Correct execution is the key to merchandising innovation, and retailers need to get on the same page with their CPG suppliers to make that happen.
That was the major takeaway from a webinar held Jan. 19 by Quri Inc. and produced by Retail Leader magazine. The webinar, “Unlocking $33.5 Billion in Promotion Planning Optimization,” featured James Lamberti, chief marketing officer of Quri, and Deepak Marsand, a former executive with PepsiCo and CVS Health.
Quri Inc. garners intelligence on in-store merchandising by paying shoppers to take pictures of displays and gather information on pricing and other metrics, using Quri’s phone app. It then analyzes this intelligence, along with sales and other data, to provide CPG suppliers with evaluations on how well displays of their products are performing in stores.
The webinar called execution “the major blind spot” for in-store merchandising, mostly because of a lack of reliable information. Retailers and their suppliers know what was planned and can easily find out what sold, but why it happened is too often unknown.
Marsand presented Nielsen statistics about retail displays: 43 percent of them lose money, and in 58 percent of them, the retailer fails to execute the display as planned. He claimed that a single percentage point of compliance improvement would increase sales across the retail industry by more than $3 billion.
Grocery is especially lagging in merchandising execution, according to Quri’s own research. Based on 1.2 million store visits over two years, Quri determined that among American CPG retail channels, grocery has the lowest display compliance rate, at 36 percent, followed by mass merchandisers (44 percent), club stores (47 percent), drugstores (50 percent) and dollar stores (59 percent). Individual stores vary widely in compliance rates, with one major grocer sporting a 72 percent rate and another major one coming in at 28 percent. Even with the latter one, compliance among its 10 banners ranged from 55 percent to 19 percent.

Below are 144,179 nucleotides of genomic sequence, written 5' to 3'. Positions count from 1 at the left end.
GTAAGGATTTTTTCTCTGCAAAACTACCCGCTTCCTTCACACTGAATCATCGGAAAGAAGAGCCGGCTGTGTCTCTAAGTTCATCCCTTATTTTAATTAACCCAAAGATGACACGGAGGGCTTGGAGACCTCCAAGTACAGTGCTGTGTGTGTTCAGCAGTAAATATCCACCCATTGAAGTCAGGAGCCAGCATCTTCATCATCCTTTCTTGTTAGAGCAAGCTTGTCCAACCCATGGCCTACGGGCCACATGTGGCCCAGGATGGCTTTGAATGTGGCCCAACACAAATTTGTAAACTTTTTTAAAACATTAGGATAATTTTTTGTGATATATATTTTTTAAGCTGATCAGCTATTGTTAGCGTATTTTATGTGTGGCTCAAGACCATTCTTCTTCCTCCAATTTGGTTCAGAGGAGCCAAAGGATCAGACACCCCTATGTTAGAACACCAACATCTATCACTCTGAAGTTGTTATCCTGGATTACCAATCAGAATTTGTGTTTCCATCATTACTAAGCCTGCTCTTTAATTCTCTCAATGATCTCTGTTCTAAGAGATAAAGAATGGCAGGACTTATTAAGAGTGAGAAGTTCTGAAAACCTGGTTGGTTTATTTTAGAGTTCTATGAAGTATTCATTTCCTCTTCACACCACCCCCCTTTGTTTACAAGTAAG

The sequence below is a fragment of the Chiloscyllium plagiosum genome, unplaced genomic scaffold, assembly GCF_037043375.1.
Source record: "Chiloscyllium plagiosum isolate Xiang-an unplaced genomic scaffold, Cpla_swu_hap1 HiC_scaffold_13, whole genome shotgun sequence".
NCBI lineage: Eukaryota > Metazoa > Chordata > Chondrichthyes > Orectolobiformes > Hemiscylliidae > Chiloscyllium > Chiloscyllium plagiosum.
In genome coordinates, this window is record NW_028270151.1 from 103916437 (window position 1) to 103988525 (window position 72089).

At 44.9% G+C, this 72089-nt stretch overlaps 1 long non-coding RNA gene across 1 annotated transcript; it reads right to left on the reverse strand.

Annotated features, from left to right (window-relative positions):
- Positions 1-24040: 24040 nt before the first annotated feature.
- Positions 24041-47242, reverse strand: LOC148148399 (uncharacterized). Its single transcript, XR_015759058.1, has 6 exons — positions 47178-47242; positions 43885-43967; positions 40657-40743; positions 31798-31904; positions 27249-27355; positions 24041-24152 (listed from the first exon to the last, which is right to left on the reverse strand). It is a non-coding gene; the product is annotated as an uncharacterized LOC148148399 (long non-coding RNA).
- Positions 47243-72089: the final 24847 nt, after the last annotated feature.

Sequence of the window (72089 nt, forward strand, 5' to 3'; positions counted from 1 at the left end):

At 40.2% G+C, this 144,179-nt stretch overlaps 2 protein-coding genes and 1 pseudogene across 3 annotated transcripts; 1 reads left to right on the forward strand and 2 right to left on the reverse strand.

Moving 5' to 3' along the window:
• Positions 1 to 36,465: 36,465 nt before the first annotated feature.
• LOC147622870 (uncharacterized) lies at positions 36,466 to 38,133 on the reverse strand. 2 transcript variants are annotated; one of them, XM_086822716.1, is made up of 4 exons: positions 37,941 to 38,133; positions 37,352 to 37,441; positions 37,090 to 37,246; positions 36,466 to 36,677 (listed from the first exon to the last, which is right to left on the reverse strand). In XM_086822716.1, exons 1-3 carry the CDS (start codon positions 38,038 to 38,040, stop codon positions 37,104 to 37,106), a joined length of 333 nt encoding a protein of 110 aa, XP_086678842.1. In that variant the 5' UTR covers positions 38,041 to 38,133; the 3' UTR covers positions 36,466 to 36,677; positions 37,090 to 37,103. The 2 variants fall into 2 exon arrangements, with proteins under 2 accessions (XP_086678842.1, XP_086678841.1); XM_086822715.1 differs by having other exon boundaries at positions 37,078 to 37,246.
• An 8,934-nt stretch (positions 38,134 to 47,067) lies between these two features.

Lamberti also talked about the importance of measuring sales lift for in-store merchandising, noting that this metric may diverge from compliance—in other words, retailers may get good lift even if they don’t execute in-store merchandising the way suppliers want them to. Lamberti explained this as a function of complex displays getting more attention than a few pallets rolled out onto the floor of a mass merchandiser. “It makes sense that a more creative and engaging display will drive more incremental sales lift, but execution will suffer due to its complexity,” Lamberti says.
The takeaway for CPG suppliers is to concentrate most on the retailers who do an effective job of executing; work with the ones who either execute well but have poor sales lift, or get good lift but with suboptimal execution; and consider dropping the ones who execute poorly and get low sales lift. The unspoken corollary for retailers is to pay more attention to their suppliers’ plans for in-store promotions, and to be open to feedback from them.